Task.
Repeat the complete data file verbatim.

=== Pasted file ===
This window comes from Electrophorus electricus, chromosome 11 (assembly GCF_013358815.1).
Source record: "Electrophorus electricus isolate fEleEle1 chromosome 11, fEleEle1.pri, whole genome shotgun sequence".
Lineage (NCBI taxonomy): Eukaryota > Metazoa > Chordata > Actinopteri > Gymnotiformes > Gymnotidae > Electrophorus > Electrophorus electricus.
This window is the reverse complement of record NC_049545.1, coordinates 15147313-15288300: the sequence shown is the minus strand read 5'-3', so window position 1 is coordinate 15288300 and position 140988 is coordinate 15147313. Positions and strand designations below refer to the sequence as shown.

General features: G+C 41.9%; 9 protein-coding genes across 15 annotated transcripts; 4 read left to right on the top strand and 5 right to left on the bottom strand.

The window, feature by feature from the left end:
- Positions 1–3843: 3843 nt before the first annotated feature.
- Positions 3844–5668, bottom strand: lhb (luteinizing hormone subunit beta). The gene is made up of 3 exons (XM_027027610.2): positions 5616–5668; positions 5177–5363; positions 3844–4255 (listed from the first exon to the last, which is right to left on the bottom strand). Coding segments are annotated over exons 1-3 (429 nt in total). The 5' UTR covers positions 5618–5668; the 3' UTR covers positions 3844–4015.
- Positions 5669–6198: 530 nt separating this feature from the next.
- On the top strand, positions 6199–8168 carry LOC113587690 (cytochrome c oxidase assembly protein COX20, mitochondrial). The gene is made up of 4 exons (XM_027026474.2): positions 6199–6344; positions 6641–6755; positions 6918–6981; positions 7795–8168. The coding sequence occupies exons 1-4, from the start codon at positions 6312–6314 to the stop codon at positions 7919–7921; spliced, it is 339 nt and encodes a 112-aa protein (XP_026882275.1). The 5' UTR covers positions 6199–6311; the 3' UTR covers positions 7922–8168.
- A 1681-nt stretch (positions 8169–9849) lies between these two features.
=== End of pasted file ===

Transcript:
This window comes from Electrophorus electricus, chromosome 11 (assembly GCF_013358815.1).
Source record: "Electrophorus electricus isolate fEleEle1 chromosome 11, fEleEle1.pri, whole genome shotgun sequence".
Lineage (NCBI taxonomy): Eukaryota > Metazoa > Chordata > Actinopteri > Gymnotiformes > Gymnotidae > Electrophorus > Electrophorus electricus.
This window is the reverse complement of record NC_049545.1, coordinates 15147313-15288300: the sequence shown is the minus strand read 5'-3', so window position 1 is coordinate 15288300 and position 140988 is coordinate 15147313. Positions and strand designations below refer to the sequence as shown.

General features: G+C 41.9%; 9 protein-coding genes across 15 annotated transcripts; 4 read left to right on the top strand and 5 right to left on the bottom strand.

The window, feature by feature from the left end:
- Positions 1–3843: 3843 nt before the first annotated feature.
- Positions 3844–5668, bottom strand: lhb (luteinizing hormone subunit beta). The gene is made up of 3 exons (XM_027027610.2): positions 5616–5668; positions 5177–5363; positions 3844–4255 (listed from the first exon to the last, which is right to left on the bottom strand). Coding segments are annotated over exons 1-3 (429 nt in total). The 5' UTR covers positions 5618–5668; the 3' UTR covers positions 3844–4015.
- Positions 5669–6198: 530 nt separating this feature from the next.
- On the top strand, positions 6199–8168 carry LOC113587690 (cytochrome c oxidase assembly protein COX20, mitochondrial). The gene is made up of 4 exons (XM_027026474.2): positions 6199–6344; positions 6641–6755; positions 6918–6981; positions 7795–8168. The coding sequence occupies exons 1-4, from the start codon at positions 6312–6314 to the stop codon at positions 7919–7921; spliced, it is 339 nt and encodes a 112-aa protein (XP_026882275.1). The 5' UTR covers positions 6199–6311; the 3' UTR covers positions 7922–8168.
- A 1681-nt stretch (positions 8169–9849) lies between these two features.